In the multi-year “share” study funded by the Federal Environment Ministry, the Oeko-Institut and the Institute for Social-Ecological Research (ISOE) have extensively researched the subject of free-floating carsharing. In a free-floating scheme, vehicles are available in a public place for spontaneous use; after use, they can be left in any public parking space. “We looked at who uses this type of carsharing, what inhibits or promotes it and at how electric vehicles are accepted,” says Dr Wiebke Zimmer, deputy head of the Resources & Transport Division. “The analysis also focused on the impact of carsharing on car ownership and transport behaviour and thus on emissions.” During the study, which was conducted in Stuttgart, Cologne and Frankfurt am Main, carsharing users and a control group who did not use free-floating carsharing were questioned four times between 2013 and 2017. The analysis shows that young people educated to university entrance level are over-represented among carsharers and that electromobility is perceived positively. However, carsharing alone does not reduce greenhouse gas emissions, and the number of cars does not fall. “These findings tell us that carsharing schemes must be accompanied by other measures. Examples of the steps that need to be taken if free-floating carsharing is to contribute to more sustainable mobility overall include making private motoring more expensive and creating more space for cyclists and pedestrians,” Dr Wiebke Zimmer explains. And she emphasises again that the shift away from the private car towards more sustainable forms of mobility is possible and necessary. But a single instrument will not suffice.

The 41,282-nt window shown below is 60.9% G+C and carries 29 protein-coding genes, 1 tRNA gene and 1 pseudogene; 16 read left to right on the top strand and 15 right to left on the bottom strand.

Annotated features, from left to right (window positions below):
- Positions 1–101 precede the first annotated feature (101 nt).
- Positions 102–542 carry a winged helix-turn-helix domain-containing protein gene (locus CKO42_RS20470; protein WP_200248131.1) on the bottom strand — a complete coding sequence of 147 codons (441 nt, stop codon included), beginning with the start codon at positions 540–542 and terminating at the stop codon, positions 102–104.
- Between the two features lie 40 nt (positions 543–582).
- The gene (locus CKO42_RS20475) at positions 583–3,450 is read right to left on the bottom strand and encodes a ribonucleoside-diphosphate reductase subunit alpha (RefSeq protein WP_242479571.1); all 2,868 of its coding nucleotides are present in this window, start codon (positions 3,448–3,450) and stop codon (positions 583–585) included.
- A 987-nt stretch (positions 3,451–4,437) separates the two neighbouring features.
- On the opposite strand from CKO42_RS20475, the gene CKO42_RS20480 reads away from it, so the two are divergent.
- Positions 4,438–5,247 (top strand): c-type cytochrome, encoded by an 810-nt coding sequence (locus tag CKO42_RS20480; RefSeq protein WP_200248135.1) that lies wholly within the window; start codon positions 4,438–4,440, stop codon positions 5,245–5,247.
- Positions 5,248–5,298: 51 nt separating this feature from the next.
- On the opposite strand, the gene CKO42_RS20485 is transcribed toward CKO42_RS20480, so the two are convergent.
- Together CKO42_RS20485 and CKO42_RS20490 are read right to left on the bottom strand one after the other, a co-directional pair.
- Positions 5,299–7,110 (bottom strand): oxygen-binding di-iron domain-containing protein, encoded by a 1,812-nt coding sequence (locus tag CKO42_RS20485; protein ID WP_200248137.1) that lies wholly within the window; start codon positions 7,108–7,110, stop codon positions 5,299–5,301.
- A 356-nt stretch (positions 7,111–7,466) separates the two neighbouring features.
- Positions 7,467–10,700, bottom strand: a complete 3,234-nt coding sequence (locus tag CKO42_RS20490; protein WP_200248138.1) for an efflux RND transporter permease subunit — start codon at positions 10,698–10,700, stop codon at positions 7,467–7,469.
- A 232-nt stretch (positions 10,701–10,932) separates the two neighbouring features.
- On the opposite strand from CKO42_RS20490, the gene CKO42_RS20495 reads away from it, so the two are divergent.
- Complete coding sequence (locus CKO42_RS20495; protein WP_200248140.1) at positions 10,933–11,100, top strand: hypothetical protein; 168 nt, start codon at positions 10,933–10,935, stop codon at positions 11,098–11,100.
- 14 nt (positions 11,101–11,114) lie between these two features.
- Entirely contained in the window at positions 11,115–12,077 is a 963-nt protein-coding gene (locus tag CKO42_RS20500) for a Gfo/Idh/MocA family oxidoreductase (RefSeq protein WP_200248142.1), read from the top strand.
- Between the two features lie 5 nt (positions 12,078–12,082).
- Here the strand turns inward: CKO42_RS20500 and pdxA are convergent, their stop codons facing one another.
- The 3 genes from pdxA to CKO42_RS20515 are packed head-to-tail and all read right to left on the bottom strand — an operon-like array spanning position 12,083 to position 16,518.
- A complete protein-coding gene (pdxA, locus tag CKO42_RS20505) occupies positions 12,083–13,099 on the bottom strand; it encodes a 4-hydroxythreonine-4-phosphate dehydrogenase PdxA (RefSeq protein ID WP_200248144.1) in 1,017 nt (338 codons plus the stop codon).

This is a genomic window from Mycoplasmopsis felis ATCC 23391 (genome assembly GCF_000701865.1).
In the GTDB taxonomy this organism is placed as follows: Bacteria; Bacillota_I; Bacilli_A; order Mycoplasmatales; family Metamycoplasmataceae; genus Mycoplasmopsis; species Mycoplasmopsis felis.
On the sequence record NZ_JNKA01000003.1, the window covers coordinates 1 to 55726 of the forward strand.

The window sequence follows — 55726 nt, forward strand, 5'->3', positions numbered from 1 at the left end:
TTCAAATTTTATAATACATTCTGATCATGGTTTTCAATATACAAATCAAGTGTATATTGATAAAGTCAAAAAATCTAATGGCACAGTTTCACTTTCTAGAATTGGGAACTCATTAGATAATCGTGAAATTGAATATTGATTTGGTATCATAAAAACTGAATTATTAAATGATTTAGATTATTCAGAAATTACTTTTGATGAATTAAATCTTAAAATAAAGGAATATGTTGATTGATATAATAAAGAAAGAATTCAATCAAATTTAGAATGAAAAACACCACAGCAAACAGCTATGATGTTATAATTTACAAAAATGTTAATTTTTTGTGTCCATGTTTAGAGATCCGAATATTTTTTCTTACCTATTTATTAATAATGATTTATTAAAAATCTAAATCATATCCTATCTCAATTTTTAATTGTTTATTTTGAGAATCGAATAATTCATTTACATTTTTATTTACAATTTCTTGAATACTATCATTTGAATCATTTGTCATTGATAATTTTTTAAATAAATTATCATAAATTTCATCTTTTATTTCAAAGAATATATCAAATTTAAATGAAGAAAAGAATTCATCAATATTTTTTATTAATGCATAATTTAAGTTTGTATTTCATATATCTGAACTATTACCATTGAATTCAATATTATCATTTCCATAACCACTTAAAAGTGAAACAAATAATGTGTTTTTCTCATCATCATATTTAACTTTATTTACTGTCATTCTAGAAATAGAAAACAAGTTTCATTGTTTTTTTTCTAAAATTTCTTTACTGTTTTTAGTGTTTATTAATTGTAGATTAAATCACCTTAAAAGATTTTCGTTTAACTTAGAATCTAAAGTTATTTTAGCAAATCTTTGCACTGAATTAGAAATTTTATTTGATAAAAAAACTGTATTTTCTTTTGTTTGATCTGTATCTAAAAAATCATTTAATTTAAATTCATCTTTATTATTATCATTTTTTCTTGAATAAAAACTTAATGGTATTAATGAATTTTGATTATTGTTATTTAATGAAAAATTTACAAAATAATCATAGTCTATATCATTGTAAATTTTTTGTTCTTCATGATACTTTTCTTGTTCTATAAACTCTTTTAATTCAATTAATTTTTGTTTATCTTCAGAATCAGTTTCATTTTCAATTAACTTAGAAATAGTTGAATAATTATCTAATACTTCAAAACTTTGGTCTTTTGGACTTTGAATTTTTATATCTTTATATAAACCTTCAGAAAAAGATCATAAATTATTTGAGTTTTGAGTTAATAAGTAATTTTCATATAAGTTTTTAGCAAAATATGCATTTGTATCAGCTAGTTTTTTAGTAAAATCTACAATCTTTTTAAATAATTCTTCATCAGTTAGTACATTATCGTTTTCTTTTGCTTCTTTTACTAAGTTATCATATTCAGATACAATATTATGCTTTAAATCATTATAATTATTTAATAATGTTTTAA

Sustainable mobility is the focus of the research conducted by Ruth Blanck and Dr Manuela Schönau. Blanck, who studied mathematics at university, develops long-term scenarios for sustainable development of the transport sector and models of energy consumption and greenhouse gas emissions. Schönau, who has a doctorate in social sciences, specialises in issues such as mobility in the vicinity of people’s homes, the sustainability impacts of mobility services and digitalisation in transport.